Part II: Worldbuilding idea, meet taffy puller…

Alicia Finney

Alicia Finney

Last time we talked about the concept of going deeper with our worldbuilding ideas to create a richer story and setting. Today, I’d like to give you some ideas and tools to help you do that. Some of these will work better with technology or magic, some with more cultural or people-oriented ideas. Either way, the next time you get a great idea for your worldbuilding, try running it through this little gambit to see where your new idea can take you. 

The power of three. Got a new technology or concept for your magic system? Find three different and unrelated applications for it in the context of your world. Versions legal and illegal? Purposes designed and deliberate? How about jury-rigged and hijacked? Uses both altruistic and malevolent? How would this show up on the black market? For a character, give them at least three beats or appearances in your story to create a sense of continuity and the most basic semblance of an arc. Think about how Boba Fett pops up over and over in Star Wars. No one could accuse him of being a primary character, but he’s definitely a staple of the world.

In the vernacular. If you are dealing with something that is either commonly available or commonly known, chances are, if it has been around for any length of time, it will have had some affect on language. For instance, creating a vocabulary of world-appropriate swear words is always fun, and even people can become catch phrases over time. Consider what it means to be a Benedict Arnold or to sign your John Hancock. And just ask any geek or gamer about Leroy Jenkins.

Check out the history books. Surprise! Backstory isn’t just for characters! Where did this thing come from? Who created it? How and why? Was it made for the purpose it serves or has its use been hijacked to do something new and different? Was it a purposeful invention? An accidental byproduct? Something that grew over time? Everything and everyone has a story. When using this technique, look for ways to draw connections and create relationships between this idea and others you have working in your world. This is a great place to play with the connectivity of the people and the concepts that make your story come to life.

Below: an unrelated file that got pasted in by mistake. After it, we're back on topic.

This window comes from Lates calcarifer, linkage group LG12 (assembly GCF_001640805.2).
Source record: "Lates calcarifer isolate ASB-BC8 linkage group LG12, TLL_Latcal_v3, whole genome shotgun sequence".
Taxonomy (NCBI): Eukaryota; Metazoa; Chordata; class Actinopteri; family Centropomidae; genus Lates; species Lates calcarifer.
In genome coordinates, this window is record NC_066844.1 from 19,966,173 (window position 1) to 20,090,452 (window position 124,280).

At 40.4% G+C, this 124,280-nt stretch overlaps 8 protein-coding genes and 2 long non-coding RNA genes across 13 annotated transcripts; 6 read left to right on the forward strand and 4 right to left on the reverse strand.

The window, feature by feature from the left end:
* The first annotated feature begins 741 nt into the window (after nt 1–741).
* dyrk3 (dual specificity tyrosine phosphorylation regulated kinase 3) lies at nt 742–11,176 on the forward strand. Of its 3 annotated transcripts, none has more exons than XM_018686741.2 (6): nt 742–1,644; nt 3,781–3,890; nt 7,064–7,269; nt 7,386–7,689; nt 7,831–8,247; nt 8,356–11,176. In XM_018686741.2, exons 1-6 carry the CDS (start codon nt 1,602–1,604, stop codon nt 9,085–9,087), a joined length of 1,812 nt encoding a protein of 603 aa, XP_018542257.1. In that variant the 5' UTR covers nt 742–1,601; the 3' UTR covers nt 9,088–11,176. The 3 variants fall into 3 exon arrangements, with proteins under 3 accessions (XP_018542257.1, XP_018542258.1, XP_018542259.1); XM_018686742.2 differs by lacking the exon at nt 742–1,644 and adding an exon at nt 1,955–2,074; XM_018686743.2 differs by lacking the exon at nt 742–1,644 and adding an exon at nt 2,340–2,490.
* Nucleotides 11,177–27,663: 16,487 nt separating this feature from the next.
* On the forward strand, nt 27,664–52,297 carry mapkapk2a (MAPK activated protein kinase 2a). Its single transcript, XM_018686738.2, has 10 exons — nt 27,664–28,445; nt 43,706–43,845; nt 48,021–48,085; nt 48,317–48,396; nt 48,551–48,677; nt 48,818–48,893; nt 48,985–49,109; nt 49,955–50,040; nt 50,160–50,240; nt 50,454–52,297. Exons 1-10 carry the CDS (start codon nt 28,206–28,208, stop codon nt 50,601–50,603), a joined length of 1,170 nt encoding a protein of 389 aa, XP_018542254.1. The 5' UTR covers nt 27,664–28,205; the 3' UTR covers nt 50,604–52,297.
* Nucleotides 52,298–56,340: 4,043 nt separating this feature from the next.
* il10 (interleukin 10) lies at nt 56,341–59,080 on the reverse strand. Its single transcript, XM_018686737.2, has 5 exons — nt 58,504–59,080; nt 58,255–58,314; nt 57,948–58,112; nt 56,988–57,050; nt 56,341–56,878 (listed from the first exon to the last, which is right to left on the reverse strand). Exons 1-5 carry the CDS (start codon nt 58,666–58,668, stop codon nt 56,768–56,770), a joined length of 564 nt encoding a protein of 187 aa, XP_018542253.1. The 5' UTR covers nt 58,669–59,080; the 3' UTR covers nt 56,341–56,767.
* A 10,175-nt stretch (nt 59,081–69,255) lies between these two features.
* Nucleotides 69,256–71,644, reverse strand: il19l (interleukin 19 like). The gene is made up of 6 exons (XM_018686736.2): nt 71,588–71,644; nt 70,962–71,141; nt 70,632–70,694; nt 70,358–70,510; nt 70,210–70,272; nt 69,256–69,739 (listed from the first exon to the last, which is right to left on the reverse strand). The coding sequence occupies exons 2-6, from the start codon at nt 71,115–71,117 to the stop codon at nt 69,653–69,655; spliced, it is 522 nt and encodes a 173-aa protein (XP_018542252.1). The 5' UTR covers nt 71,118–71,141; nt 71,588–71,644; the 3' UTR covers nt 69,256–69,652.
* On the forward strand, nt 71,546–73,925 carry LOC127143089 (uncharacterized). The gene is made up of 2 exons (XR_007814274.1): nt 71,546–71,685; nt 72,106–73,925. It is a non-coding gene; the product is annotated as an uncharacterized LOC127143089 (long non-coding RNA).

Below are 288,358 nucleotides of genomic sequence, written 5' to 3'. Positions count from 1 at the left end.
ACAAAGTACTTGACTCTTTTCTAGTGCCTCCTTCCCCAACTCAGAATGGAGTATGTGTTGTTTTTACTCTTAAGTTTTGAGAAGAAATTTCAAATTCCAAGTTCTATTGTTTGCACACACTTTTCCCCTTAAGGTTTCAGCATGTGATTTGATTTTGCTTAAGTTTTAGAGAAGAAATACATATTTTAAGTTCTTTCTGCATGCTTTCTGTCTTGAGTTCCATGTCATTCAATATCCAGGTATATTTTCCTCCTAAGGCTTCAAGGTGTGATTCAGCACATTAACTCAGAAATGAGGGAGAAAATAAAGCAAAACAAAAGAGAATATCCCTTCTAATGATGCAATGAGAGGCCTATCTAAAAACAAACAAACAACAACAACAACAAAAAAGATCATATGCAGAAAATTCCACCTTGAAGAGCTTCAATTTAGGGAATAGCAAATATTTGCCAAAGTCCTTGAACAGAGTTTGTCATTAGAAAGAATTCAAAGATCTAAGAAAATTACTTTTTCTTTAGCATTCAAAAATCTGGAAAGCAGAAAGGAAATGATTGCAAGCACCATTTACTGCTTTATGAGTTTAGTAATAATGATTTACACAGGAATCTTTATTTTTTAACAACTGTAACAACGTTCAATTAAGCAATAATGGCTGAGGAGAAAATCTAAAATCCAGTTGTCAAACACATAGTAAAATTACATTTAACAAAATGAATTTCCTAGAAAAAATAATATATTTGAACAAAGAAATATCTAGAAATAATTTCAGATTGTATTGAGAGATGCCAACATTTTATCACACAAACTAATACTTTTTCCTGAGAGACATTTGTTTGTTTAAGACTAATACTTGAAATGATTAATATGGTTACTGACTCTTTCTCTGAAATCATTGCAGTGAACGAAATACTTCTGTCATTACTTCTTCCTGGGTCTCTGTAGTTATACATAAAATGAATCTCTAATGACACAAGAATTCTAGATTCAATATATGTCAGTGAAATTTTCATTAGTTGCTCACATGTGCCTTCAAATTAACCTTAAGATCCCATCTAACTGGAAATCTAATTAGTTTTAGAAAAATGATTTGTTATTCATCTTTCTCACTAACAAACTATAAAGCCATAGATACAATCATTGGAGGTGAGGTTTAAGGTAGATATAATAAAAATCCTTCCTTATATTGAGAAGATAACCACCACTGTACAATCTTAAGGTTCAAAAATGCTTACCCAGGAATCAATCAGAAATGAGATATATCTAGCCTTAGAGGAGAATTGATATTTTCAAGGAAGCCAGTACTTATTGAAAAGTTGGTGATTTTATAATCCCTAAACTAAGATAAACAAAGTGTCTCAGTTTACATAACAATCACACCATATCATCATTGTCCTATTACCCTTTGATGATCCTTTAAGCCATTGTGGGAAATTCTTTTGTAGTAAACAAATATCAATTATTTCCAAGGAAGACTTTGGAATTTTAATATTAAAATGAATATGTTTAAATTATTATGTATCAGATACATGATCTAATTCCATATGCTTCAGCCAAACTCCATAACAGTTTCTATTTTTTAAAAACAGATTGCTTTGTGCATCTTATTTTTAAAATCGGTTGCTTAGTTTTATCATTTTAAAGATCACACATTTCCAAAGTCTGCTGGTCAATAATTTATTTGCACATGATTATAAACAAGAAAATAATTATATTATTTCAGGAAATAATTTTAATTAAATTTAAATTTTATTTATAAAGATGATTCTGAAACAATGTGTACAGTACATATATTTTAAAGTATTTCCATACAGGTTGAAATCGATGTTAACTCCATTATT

How does it verk? Seriously. How does it work? Where does the power come from? What makes it do what does and can that power be corrupted, broken, increased, overloaded? Does it have a cost or sacrifice associated with using it, and what impact does that have on the ethics of the people or the usability of the whatever that you’ve created? This one is especially good for technology and magic systems.

Now bigger (or smaller). Here you get to play with the scale of your idea. If it works on a small scale, what would it look like in a much larger version? What could the increase in size or effect do in your story? If it is already on a massive scale, what would it look like as a microcosm or a handheld? If the use of it, its power or effect, played out in a smaller or more limited way, how would that manifest? Before they built the Death Star, they used the technology to take down people, tanks, ships, buildings, and cities. Computers started out large enough that one filled a massive room, yet today I have more capability in my cellphone than that great big, technological beastie could ever dream of.

The two-trick pony. This is a best friend to the big and small concept, only the two-trick pony has more to do with guile. Consider it a test of your skills as magician, which, in many ways, is what a storyteller is. Look at this big thing I’m doing while I slip in this crucial piece of information right under your nose. It goes like this. Figure out how your idea works, and slip it in subtly, preferably while something else is taking center stage. In your prose, tell your reader all about this thing, but keep it innocuous. Now, take the same concept and settle it somewhere they will never expect it. Imbed it in a completely different part of the story. Use it in a new way they never see coming, and make it something critical. When the audience finally catches on to the connection between the subtle foreshadow and the critical something, the revelation is made richer for the fact that you told them exactly how you were going to do it all along. They just never noticed.

Break it. This is my final tip, and, if I’m honest, my favorite. Primarily because it affords me rich opportunities to blow things up and otherwise mess with my characters. The fact it, sometimes we learn the most about something when it goes wrong. You have to know how it works to fix it, and, even during the fixing, frustrations abound! If you need to explain the how of something to your audience, this plays out better than reading from the operating manual. Think also of the magnitude of the consequences. A broken pencil sharpener will not affect your story in nearly the same way as a hydrogen bomb gone wrong. Like I said, yea for blowing stuff up.

So there are your tips. Feel free to add your own ideas in the comments below. I’ll just be over here in the corner reminding myself that I am a character author at heart. A character author with a little pyro in her evidently, but a character author all the same.

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